iMCB+ has launched a number of initiatives to create a more equitable and inclusive environment, including an annual conference; a faculty mentoring program for first-year PhD students; and a postdoc teaching program, where postdocs serve as supplemental instructors for graduate students. Tucker says one of the things that makes iMCB+ unique is that “we try to base everything we do on actual academic research” on how to improve diversity, equity, and inclusion (DEI) in STEM.

Second-year MCB PhD student Anthony Rodriguez-Vargas says, "As a first-generation graduate student, there have been many occasions when I have questioned if I was on the right path; impostor syndrome constantly makes my goals seem unrealistic. However, during my first year, I think iMCB+ served as a buffer that prevented these feelings from reaching their peak, numerous times.”

Kyle Tucker and Michelle Reid
Kyle Tucker and Michelle Reid, iMCB co-directors
iMCB conference 2020
iMCB+ virtual conference 2020

iMCB+ has grown rapidly and has even inspired similar initiatives in other departments, such as inclusiveIB (inclusive integrative biology). Close to 30 faculty members participate in iMCB+’s mentoring program, and Tucker says that interest has skyrocketed recently due to the protests for racial justice and resulting conversations about systemic racism. He hopes this momentum will lead to deeper discussions of DEI issues and implementation of concrete solutions. iMCB+ is currently assembling governing and advisory boards that will involve more faculty and staff.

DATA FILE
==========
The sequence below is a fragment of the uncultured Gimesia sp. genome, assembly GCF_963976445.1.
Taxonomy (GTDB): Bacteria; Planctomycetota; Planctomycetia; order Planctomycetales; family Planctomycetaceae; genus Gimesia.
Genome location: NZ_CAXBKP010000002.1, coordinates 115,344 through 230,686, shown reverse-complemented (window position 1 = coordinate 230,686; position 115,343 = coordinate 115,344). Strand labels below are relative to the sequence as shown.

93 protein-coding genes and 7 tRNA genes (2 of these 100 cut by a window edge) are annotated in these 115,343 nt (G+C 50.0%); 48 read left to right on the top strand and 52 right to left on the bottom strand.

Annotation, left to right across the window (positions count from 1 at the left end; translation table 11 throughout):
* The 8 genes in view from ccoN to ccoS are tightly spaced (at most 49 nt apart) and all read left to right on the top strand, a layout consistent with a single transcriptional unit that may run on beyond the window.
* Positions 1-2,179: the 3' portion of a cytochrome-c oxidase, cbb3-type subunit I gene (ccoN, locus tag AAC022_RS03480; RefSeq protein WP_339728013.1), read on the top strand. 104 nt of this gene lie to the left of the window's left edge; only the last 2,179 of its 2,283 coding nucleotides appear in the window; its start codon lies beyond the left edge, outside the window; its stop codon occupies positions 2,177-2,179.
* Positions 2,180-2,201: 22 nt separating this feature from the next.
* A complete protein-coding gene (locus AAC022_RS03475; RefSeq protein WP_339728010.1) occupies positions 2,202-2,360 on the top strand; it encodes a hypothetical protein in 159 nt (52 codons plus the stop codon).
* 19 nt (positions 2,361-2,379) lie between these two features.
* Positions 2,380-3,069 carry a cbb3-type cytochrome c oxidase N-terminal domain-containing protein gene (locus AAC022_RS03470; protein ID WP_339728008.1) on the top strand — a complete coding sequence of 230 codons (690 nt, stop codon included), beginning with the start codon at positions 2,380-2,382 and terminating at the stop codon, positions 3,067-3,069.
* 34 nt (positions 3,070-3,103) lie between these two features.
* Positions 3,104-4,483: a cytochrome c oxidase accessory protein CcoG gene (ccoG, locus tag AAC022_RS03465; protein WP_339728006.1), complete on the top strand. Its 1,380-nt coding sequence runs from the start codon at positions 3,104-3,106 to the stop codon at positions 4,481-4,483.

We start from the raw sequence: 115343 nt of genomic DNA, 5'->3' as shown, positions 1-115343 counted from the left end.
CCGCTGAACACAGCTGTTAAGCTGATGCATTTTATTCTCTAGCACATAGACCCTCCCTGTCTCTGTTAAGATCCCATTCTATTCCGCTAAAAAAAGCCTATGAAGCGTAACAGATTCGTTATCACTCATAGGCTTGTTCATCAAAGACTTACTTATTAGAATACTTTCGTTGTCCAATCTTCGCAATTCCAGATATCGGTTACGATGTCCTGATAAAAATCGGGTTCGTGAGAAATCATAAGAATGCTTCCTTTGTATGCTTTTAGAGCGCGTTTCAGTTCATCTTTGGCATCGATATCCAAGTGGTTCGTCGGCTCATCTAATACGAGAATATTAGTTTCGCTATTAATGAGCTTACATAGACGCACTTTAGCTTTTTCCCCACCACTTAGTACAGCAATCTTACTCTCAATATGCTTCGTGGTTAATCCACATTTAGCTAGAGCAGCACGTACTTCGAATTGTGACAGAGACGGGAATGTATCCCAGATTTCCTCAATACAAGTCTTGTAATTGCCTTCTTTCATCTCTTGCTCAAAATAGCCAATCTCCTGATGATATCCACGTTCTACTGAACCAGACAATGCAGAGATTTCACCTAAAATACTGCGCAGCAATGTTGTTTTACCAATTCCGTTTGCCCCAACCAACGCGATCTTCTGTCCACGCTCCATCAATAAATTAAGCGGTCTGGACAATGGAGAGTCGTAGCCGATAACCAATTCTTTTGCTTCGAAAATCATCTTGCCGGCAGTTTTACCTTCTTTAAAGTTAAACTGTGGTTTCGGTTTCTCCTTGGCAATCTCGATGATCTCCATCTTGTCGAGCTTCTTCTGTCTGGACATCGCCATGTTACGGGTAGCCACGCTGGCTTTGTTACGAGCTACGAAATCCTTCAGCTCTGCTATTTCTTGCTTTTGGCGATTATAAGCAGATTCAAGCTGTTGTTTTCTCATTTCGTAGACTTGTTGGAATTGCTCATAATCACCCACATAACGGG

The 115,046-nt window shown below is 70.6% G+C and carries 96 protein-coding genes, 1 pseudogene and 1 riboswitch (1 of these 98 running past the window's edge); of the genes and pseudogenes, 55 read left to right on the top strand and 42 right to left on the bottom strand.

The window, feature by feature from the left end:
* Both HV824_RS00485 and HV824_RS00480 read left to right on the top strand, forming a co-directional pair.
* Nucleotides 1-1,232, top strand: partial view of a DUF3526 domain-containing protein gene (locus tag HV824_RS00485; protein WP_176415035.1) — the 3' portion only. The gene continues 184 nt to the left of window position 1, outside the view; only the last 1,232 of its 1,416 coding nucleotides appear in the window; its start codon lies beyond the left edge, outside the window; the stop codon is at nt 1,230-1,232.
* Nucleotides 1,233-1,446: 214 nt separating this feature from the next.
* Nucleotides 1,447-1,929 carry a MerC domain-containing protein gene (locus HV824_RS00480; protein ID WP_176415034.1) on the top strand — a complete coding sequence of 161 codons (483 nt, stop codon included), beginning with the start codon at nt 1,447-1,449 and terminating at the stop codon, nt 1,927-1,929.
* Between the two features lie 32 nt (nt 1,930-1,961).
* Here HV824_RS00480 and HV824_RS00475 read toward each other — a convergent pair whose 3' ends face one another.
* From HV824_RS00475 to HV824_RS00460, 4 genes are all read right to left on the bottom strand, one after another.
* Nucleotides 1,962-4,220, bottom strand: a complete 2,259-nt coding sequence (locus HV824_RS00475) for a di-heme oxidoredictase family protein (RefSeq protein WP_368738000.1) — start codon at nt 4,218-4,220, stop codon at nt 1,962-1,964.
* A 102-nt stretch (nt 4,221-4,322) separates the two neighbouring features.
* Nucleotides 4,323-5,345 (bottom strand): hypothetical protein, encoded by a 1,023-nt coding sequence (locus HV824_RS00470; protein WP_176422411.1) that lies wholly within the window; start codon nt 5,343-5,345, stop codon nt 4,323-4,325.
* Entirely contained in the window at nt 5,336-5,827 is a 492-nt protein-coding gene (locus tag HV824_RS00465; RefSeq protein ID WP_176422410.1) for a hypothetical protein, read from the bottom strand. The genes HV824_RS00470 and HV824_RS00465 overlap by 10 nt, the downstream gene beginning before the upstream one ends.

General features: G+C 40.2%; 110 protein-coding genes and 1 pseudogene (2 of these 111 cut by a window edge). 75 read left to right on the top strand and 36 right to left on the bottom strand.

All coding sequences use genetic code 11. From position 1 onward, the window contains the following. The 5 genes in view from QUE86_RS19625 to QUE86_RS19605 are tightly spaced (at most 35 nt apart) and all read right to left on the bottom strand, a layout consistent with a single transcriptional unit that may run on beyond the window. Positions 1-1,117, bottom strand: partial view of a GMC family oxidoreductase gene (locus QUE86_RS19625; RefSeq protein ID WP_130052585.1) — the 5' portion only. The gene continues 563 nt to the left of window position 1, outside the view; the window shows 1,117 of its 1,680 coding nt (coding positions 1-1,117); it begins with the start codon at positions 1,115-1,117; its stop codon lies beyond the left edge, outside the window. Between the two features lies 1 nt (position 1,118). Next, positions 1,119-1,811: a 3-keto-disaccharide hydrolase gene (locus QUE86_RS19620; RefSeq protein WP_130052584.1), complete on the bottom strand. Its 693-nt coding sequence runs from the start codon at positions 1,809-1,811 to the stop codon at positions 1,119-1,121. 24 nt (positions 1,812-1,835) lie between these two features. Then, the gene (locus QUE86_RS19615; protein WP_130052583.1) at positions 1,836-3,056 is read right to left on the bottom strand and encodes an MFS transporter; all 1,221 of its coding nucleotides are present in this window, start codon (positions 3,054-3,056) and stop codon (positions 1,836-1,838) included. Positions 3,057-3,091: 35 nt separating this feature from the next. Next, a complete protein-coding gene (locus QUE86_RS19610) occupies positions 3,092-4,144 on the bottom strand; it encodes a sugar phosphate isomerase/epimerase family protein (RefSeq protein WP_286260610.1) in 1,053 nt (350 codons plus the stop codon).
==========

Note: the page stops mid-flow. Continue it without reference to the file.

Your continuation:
Given the COVID-19 crisis, both iMCB+ and BSP are currently providing support to students remotely. Undergraduate Alexandra Orellana (intended MCB and public health major) says, “Even though this pandemic has made me feel disconnected to my community in-person, BSP has continued to provide me with a virtual community that supports me through a fully remote semester.” The pandemic has also not stopped Kane, who, despite retiring in 2008, still continues to talk with several BSP students and alumni every week.

The two programs are also discussing how they can collaborate with each other. According to Tucker, iMCB+ would like to connect BSP students with mentors and paid research opportunities and incorporate BSP’s peer-to-peer mentoring model into their own work with graduate students. BSP and iMCB+ are both seeking additional funding so they can continue their important work at Berkeley — a step towards making STEM more diverse, equitable, and inclusive overall. 

Show your support for these pivotal programs today.

  • Together, we can empower the next generation of STEM professionals and reshape the academic experience for future generations. Join us by supporting BSP.

  • Contribute to iMCB+’s mission to use evidence-based strategies to improve diversity, equity, and belonging on campus here (make gift in honor of iMCB+)